Egypt Urges EU to Bolster U.S.-led Mideast Peace Bid

Mubarak and Sarkozy meet ahead of direct Israeli-Palestinian peace talks, say the Mediterranean Union summit can provide push for peace.

Egyptian President Hosni Mubarak urged Europe on Monday to throw its weight behind U.S.-led efforts to secure a peace agreement between Palestinians and Israelis.

Mubarak and Sarkozy in Paris. AP

Mubarak, whose country in 1979 became the first Arab state to strike a peace deal with Israel, discussed the matter with French President Nicolas Sarkozy before heading to Washington this week for the first direct negotiations in 20 months.

"The American administration needs strong backing from the European Union for the peace process to continue," Mubarak said.

Prime Minister Benjamin Netanyahu and Palestinian President Mahmoud Abbas are due to meet President Barack Obama on Sept. 1, according to U.S. Secretary of State Hillary Clinton, and launch direct negotiations the following day.

Sarkozy said Europe planned to further promote the push for peace at a Euro-Mediterranean summit planned for Nov. 20 in Barcelona, Spain, where key leaders from the Middle East would be present.

"We have proposed, with President Mubarak, that a Mediterranean Union summit could take place in mid-November, at which all the parties necessary for obtaining peace in the Mideast would participate," Sarkozy said following a meeting with Mubarak.

For his part, the Egyptian president said such a summit would "reinforce the relaunch" of the peace process and help U.S. negotiators tackle complex issues such as the highly controversial construction of Israeli settlements in Palestinian territory.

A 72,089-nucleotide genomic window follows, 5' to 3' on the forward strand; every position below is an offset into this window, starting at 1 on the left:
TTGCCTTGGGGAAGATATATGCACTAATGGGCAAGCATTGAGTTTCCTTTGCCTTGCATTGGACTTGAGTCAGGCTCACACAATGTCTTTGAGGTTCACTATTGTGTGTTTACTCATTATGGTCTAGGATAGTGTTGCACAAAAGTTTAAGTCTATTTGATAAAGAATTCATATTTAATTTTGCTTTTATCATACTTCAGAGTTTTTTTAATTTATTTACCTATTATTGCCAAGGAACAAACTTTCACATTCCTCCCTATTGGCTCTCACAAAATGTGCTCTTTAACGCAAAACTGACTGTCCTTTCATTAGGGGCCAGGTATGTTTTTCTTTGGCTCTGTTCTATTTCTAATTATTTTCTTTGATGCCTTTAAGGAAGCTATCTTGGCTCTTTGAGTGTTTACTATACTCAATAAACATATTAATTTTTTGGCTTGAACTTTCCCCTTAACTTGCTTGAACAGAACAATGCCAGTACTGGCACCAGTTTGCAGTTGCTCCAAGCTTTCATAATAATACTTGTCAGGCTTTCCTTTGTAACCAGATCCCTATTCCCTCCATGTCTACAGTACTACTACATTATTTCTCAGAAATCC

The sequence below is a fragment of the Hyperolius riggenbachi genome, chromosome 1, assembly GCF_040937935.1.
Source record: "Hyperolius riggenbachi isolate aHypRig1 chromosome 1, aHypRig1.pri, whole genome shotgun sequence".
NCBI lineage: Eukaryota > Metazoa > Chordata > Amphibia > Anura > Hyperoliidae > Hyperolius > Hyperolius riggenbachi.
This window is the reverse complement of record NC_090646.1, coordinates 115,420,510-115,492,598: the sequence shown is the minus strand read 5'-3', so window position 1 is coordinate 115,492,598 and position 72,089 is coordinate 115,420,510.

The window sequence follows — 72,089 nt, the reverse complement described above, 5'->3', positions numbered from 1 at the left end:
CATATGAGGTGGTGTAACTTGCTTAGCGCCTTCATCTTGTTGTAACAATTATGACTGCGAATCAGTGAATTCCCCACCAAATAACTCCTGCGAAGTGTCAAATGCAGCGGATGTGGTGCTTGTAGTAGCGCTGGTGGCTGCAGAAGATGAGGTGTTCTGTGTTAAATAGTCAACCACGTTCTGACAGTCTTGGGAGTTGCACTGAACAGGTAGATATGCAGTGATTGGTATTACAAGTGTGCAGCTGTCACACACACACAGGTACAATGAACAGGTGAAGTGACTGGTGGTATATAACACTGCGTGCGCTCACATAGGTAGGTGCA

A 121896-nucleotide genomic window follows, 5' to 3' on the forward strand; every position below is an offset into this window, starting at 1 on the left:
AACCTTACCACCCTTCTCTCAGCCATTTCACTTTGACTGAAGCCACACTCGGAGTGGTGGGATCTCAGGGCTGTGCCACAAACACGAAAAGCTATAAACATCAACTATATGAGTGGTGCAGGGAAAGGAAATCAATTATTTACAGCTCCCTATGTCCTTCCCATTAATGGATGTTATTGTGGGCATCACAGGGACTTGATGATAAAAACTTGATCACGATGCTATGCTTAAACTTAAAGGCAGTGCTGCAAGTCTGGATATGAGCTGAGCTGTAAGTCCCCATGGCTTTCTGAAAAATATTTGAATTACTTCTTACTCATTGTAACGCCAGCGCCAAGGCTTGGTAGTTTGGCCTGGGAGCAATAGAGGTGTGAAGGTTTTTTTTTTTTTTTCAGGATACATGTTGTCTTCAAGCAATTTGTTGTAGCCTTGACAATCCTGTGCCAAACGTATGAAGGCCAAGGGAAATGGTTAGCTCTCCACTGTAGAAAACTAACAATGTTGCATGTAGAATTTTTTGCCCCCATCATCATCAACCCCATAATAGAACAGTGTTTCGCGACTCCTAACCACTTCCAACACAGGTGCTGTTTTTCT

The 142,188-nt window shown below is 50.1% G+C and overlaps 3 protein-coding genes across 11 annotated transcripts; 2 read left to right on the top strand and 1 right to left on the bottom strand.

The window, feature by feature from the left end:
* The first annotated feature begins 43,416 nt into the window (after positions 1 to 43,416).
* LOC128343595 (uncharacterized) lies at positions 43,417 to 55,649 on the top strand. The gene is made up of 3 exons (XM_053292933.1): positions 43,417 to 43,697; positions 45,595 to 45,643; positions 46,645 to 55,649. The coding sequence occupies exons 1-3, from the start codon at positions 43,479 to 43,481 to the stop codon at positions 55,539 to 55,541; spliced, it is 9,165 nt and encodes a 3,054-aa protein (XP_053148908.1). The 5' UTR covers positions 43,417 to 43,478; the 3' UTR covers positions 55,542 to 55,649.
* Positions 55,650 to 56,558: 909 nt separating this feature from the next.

France and Egypt co-chair the Mediterranean Union, which was founded in 2008, but has not held a single summit since then because of the frozen Mideast peace process.

"After months of stalemate, a hope exists. This chance must be seized," Sarkozy said. "I believe the U.S. role is very important but cannot be the only one."

Mubarak expressed concerns that Israeli building of further settlements would not help the peace process.

"We agreed that a peace deal should be reached within one year to end occupation and establish the Palestinian state," the 82-year-old president said.

"There is a hesitation among Israelis to stop settlements and that needs more effort and European support."

After their hour-long meeting at the Elysee Palace in Paris, Sarkozy expressed a similar view.

"Firstly, every person in Israel should understand one thing. When there is hope for peace, everything should be done to bolster that," he said.